This is the first book I’ve read by the author Babita Sharma. My wife purchased the book online after reading a review elsewhere herself. The Cornershop is Babita’s first book.
For those who may not be familiar with the cornershop concept, it’s a reference that dates back to the early 1900’s to general stores selling all manner of products. While it may have referred to a shop literally on the corner, it soon became synonymous with the Indian community. Babita Sharma draws on her childhood literally growing up in a shop, or in a house above the shop. It’s a story that many first generation Indians can relate to. Coming over to Britain in the early 60s, having to climatise to the grey weather and bland food, getting a low paid factory job and working all hours. But for the few like Babita’s family, they saw an opportunity in owning their own business, being their own boss. What may have started as a shop selling those spices from back home materialised into successful enterprises fuelling the British economy. In her book, Babita draws on parallels with Margret Thatcher (Maggie), who was the Prime Minister from 1979 to 1990. She too was the daughter of shopkeeper growing up. The book runs with three parallels; (1) Babita’s personal experience as a child of immigrant shopkeepers, watching her parents build a mini-empire which drained them of their own personal time; (2) the success, failures and transitions of cornershops in Britain in the face of an emerging invasion of Indian immigrants; (3) how Maggie relinquishes her roots in favour of the supermarket concept making its way from America to the streets of Britain.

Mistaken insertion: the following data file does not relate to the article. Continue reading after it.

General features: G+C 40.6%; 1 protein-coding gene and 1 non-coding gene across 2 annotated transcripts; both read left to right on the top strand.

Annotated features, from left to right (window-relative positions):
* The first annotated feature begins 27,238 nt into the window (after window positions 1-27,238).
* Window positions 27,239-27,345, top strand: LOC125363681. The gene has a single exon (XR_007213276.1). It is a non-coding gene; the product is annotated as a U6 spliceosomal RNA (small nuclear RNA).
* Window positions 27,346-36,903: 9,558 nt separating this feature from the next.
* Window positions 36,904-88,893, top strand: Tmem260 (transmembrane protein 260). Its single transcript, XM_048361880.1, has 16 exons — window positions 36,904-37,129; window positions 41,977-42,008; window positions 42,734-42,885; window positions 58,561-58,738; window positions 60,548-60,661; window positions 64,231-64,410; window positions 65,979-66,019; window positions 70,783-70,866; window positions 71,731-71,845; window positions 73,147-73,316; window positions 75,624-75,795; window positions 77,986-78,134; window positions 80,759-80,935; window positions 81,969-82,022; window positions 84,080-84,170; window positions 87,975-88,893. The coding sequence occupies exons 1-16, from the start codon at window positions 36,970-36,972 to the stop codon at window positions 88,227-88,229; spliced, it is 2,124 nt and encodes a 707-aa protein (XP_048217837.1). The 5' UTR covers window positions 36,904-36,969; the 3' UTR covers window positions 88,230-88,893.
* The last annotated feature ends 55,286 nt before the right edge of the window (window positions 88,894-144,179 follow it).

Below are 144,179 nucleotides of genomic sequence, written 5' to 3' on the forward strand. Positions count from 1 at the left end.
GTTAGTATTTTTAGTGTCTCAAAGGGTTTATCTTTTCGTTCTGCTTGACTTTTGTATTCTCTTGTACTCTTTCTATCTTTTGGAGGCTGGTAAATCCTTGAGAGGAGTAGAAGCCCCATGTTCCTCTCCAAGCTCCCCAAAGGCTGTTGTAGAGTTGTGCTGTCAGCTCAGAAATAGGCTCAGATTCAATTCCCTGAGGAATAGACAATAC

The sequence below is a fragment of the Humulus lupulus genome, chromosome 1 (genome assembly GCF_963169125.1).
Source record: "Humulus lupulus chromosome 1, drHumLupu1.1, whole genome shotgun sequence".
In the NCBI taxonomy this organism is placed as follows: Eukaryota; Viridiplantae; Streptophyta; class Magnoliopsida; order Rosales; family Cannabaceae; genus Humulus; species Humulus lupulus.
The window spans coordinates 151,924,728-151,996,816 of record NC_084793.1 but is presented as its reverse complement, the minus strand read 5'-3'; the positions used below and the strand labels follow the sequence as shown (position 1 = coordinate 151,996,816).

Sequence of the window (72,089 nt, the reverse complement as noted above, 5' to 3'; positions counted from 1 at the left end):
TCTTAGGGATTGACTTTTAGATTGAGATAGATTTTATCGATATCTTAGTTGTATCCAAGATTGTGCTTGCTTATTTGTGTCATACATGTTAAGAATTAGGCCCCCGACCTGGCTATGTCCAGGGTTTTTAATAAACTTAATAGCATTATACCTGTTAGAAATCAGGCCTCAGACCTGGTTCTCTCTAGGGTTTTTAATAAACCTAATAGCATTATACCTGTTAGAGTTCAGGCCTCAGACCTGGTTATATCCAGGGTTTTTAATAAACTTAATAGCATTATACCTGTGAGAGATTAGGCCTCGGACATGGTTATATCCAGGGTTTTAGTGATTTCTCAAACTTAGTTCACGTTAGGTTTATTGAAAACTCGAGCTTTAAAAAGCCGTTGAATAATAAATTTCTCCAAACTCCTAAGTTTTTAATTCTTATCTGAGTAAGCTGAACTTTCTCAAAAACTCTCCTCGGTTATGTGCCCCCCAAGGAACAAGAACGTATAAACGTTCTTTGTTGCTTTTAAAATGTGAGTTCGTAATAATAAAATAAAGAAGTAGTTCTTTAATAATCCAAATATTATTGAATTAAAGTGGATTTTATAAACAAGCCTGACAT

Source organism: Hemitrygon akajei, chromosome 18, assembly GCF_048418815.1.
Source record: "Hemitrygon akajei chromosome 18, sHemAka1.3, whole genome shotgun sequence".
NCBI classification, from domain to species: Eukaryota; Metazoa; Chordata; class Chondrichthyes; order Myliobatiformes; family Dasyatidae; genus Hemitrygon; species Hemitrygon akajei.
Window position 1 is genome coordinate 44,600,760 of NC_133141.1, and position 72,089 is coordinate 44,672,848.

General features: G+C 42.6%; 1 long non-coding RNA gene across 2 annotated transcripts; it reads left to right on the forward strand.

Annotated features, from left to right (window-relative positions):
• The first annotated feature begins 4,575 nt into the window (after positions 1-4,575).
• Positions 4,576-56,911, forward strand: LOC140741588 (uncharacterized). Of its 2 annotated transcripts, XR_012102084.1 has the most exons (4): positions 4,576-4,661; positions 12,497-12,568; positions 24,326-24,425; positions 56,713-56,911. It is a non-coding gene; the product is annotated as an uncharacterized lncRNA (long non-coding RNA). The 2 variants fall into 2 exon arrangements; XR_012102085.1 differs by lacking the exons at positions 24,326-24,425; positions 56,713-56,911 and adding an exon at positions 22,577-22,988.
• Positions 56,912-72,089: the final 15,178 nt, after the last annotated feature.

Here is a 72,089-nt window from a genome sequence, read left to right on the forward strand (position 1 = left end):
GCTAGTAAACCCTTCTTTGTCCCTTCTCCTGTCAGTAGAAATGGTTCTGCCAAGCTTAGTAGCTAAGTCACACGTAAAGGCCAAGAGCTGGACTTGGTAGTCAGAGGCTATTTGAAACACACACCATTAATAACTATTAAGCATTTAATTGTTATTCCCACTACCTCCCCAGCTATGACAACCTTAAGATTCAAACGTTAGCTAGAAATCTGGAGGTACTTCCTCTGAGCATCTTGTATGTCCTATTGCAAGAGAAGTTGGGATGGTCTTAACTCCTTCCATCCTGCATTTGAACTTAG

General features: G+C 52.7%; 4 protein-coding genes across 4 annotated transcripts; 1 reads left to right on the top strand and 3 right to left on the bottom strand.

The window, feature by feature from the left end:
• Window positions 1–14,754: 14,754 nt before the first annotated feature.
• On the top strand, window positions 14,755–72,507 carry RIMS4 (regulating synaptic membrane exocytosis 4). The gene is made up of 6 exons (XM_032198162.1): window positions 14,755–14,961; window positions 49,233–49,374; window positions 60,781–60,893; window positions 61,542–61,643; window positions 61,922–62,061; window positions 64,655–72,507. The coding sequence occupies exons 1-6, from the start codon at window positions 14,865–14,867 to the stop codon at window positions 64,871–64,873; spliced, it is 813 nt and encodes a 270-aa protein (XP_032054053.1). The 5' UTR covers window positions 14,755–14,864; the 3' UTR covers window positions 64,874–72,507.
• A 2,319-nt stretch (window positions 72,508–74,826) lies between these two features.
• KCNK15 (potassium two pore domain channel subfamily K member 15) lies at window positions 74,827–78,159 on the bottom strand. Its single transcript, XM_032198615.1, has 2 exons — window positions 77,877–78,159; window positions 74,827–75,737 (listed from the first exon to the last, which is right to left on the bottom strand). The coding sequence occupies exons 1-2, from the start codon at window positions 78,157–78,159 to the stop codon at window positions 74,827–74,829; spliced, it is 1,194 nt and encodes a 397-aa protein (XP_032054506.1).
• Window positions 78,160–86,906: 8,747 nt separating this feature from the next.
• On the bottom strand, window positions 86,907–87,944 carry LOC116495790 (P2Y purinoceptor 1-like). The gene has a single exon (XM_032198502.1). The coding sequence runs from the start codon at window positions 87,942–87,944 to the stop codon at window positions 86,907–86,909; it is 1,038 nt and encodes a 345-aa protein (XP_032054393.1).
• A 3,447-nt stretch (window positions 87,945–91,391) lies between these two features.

My personal thoughts
When I was around 14years of age my cousin purchased a shop near the Docklands in London. His product line included tobacco, newspapers, magazines, videos (VHS back then), sweets, soft and alcoholic drinks, milk, bread and sugar. From time to time he’d throw in the odd greeting cards and Christmas decorations. Every Sunday he would pick me up around 5am and we would make the 30 minute drive to his shop. By 6.30am I had unloaded the newspapers (Sunday supplements were very heavy), stacked them neatly in the racks under the magazines, popped the loose change in the till and welcomed customers with a smile. All this time my cousin slept upstairs following a Saturday night of partying. I could therefore relate to some of the experiences Babita touched on in her book, the long hours her parents worked and constant trips to the cash and carry to purchase more stock. But what I enjoyed most of all was the importance of the relationship between the shopkeeper and the customer. The shopkeeper would strike a strong bond with the customer over a sustained period of time. The shopkeeper would become the customer’s voice of reason, a last minute saviour of that essential item and a holder of secrets. No large supermarket can ever replicate that relationship, that intimacy. It’s an interesting read which lightly touches on the 3 areas I spoke about earlier, which is OK as this is not supposed to be a lesson in retail history. But I think what is missing is the emotional connection between Babita and her family shop (they had 3 in total). She is proud of her parent’s achievements but it doesn’t touch on how this may have shaped Babita and her two sisters for the future. For there is something deep to be said about the children of shopkeeper owners. But nonetheless, a good first book.
A passage that stuck with me
Is setting you apart from the rest of society a sensible way to overcome racial prejudices and social inequality? The question is, should we divide the British people instead of uniting them? To the Labour Party you are a Black Person. To the Conservative Party you are a British Citizen. Vote Conservative and you vote for a more equal, prosperous Britain.